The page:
The study, from the brain-tumor research lab of Dr. John Kuo, assistant professor of neurological surgery and human oncology at UW School of Medicine and Public Health, also reports success for a combination therapy that knocks out signaling of multiple members of the epidermal growth factor receptor (EGFR) family in brain-cancer cells.
The late U.S. Sen. Edward M. Kennedy died of GBM in 2009. People diagnosed with GBM live on average for only 15 months after diagnosis, even after undergoing aggressive surgery, radiation and chemotherapy. Earlier research from Dr. Kuo and other scientists showed that GBM cancer stem cells escape current treatments and proliferate rapidly to cause tumor recurrence.
Several years ago, research suggested that a drug engineered to target EGFR signaling might work against GBM because many brain cancers carried EGFR mutations. Excessive and abnormal EGFR signaling spurs the growth of cancer cells. Although cetuximab, a monoclonal-antibody drug, was successful in clinical trials for patients with lung, colorectal, and head and neck cancers, it failed against GBM.
Research by Dr. Paul Clark, a scientist in Kuo's lab and the study's lead author, shows why. When cetuximab treatment switches off EGFR activity and should inhibit cancer-cell growth, cancer stem cells compensate by turning on two other EGFR family receptors (ERBB2 and ERBB3) and continue to grow. One of these receptors, ERBB2, is implicated in certain types of chemotherapy-resistant breast cancer. Fortunately, another novel drug already approved by the FDA, lapatinib, inhibits ERBB2 activity and signaling by multiple EGFR members.
This study shows that cancer stem-cell growth was markedly inhibited by lapatinib treatment, which results in combined knockout of multiple EGFR family members.
"This is good news, because these drugs target an important mechanism for the (GBM) cancer cells to grow so quickly and evade current therapies, and these molecularly targeted drugs are also well-tolerated by patients and have minimal side effects," Dr. Clark said.
Kuo, director of the Comprehensive Brain Tumor Program at UW Health and chair of the Carbone Cancer Center brain tumor group, said that results of several brain cancer clinical trials with these novel drugs and other new strategies are pending or underway.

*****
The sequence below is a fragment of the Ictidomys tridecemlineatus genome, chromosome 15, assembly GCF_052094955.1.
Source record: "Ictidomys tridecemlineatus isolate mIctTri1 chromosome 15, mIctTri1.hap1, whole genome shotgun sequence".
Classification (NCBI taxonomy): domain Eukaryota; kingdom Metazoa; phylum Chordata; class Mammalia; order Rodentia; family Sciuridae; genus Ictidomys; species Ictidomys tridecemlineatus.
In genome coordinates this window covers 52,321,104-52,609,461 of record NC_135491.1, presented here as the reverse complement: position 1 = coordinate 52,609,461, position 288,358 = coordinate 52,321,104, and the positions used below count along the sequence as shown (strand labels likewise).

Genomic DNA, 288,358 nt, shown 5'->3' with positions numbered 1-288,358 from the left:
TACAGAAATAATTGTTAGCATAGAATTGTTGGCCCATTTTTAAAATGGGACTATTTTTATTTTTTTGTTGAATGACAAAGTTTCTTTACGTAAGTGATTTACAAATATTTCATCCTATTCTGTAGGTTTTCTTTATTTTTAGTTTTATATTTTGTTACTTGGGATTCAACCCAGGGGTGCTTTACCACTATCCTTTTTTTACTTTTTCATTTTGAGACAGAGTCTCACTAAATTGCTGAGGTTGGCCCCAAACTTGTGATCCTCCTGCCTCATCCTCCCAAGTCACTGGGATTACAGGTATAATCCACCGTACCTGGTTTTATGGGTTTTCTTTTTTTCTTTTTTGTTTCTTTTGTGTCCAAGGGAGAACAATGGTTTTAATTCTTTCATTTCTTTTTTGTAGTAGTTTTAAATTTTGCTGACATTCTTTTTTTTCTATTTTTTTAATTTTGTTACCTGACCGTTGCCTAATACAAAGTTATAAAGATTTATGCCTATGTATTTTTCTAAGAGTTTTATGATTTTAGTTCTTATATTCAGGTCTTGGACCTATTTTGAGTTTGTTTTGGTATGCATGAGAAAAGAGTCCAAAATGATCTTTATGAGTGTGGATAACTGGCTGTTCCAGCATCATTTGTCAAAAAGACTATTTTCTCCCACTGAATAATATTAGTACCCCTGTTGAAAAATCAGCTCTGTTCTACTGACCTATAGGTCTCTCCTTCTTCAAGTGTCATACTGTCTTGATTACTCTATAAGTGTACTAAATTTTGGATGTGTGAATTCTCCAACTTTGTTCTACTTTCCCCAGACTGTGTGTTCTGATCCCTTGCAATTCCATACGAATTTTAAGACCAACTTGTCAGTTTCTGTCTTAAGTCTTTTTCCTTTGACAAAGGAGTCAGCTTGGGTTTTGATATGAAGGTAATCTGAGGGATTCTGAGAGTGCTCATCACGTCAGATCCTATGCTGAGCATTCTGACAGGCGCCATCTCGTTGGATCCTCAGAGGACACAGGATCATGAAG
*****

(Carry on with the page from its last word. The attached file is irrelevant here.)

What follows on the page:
Susan Lampert Smith | EurekAlert!
Norovirus evades immune system by hiding out in rare gut cells
12.10.2017 | University of Pennsylvania School of Medicine
Flexible sensors can detect movement in GI tract
11.10.2017 | Massachusetts Institute of Technology
University of Maryland researchers contribute to historic detection of gravitational waves and light created by event
On August 17, 2017, at 12:41:04 UTC, scientists made the first direct observation of a merger between two neutron stars--the dense, collapsed cores that remain...
Seven new papers describe the first-ever detection of light from a gravitational wave source. The event, caused by two neutron stars colliding and merging together, was dubbed GW170817 because it sent ripples through space-time that reached Earth on 2017 August 17. Around the world, hundreds of excited astronomers mobilized quickly and were able to observe the event using numerous telescopes, providing a wealth of new data.
Previous detections of gravitational waves have all involved the merger of two black holes, a feat that won the 2017 Nobel Prize in Physics earlier this month....
Material defects in end products can quickly result in failures in many areas of industry, and have a massive impact on the safe use of their products. This is why, in the field of quality assurance, intelligent, nondestructive sensor systems play a key role. They allow testing components and parts in a rapid and cost-efficient manner without destroying the actual product or changing its surface. Experts from the Fraunhofer IZFP in Saarbrücken will be presenting two exhibits at the Blechexpo in Stuttgart from 7–10 November 2017 that allow fast, reliable, and automated characterization of materials and detection of defects (Hall 5, Booth 5306).
When quality testing uses time-consuming destructive test methods, it can result in enormous costs due to damaging or destroying the products. And given that...
Using a new cooling technique MPQ scientists succeed at observing collisions in a dense beam of cold and slow dipolar molecules.
How do chemical reactions proceed at extremely low temperatures? The answer requires the investigation of molecular samples that are cold, dense, and slow at...
Scientists from the Max Planck Institute of Quantum Optics, using high precision laser spectroscopy of atomic hydrogen, confirm the surprisingly small value of the proton radius determined from muonic hydrogen.
It was one of the breakthroughs of the year 2010: Laser spectroscopy of muonic hydrogen resulted in a value for the proton charge radius that was significantly...
17.10.2017 | Event News
10.10.2017 | Event News
10.10.2017 | Event News
17.10.2017 | Life Sciences
17.10.2017 | Life Sciences
17.10.2017 | Earth Sciences